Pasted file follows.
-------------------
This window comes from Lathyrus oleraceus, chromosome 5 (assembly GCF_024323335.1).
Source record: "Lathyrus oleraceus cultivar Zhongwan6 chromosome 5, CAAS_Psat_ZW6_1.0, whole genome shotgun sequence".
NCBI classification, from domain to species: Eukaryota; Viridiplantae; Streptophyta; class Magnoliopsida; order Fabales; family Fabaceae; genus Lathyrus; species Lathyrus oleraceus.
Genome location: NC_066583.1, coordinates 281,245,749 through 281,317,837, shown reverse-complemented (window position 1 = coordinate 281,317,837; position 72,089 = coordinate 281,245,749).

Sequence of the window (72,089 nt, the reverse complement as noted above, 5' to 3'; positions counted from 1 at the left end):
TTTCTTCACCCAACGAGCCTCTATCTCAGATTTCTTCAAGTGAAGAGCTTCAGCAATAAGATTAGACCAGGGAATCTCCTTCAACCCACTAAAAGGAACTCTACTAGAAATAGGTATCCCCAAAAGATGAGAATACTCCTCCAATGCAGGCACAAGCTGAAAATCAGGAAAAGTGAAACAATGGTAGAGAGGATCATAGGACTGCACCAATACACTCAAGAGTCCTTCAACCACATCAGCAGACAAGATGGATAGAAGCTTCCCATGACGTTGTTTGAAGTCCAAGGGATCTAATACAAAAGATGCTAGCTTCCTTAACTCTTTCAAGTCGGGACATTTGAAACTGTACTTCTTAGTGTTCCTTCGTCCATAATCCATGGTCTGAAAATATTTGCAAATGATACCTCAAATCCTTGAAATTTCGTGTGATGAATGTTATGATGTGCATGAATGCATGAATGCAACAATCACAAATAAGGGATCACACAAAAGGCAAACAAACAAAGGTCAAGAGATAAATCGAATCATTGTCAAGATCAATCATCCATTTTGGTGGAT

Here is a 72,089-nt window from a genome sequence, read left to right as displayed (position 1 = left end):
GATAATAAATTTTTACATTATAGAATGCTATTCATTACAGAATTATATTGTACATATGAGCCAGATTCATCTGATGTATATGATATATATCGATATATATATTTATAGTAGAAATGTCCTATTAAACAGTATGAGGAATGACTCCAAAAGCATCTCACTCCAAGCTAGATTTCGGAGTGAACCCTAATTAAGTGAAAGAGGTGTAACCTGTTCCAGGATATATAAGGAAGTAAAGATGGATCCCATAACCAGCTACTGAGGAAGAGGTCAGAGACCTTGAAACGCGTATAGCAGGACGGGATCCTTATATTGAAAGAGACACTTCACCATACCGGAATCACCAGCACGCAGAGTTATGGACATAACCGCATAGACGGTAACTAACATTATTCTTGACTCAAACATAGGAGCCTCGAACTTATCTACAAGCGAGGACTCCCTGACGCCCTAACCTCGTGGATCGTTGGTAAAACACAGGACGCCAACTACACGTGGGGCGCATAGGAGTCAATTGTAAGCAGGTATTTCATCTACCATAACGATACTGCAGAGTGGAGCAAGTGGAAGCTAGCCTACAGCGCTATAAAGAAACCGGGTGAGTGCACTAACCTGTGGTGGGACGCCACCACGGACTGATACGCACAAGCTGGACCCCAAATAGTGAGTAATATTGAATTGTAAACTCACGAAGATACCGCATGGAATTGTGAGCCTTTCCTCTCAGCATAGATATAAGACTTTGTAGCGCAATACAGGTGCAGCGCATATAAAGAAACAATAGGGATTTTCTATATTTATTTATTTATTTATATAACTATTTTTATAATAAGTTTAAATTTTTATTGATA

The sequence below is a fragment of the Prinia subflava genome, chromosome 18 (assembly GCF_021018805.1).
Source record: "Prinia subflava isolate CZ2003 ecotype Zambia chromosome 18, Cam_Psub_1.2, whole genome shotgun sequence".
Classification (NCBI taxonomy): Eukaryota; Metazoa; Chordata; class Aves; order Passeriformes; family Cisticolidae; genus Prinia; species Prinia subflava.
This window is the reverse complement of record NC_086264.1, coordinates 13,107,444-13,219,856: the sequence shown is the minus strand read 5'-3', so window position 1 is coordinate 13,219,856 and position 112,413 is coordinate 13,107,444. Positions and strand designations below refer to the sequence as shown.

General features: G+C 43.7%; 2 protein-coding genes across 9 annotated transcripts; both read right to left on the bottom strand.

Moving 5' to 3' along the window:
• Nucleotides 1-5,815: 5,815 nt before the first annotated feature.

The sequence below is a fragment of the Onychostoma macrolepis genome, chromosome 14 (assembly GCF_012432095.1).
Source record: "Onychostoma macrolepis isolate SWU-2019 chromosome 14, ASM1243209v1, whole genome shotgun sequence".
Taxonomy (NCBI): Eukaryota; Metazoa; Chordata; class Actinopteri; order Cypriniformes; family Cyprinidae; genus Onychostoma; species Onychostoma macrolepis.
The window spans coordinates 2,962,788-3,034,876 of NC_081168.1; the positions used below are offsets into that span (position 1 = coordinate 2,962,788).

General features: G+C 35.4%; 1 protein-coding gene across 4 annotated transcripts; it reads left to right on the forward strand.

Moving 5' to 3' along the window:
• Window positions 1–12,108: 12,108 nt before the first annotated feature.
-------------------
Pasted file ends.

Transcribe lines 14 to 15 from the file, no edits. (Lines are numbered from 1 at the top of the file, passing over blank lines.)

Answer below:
Moving 5' to 3' along the window:
• Nucleotides 1-5,815: 5,815 nt before the first annotated feature.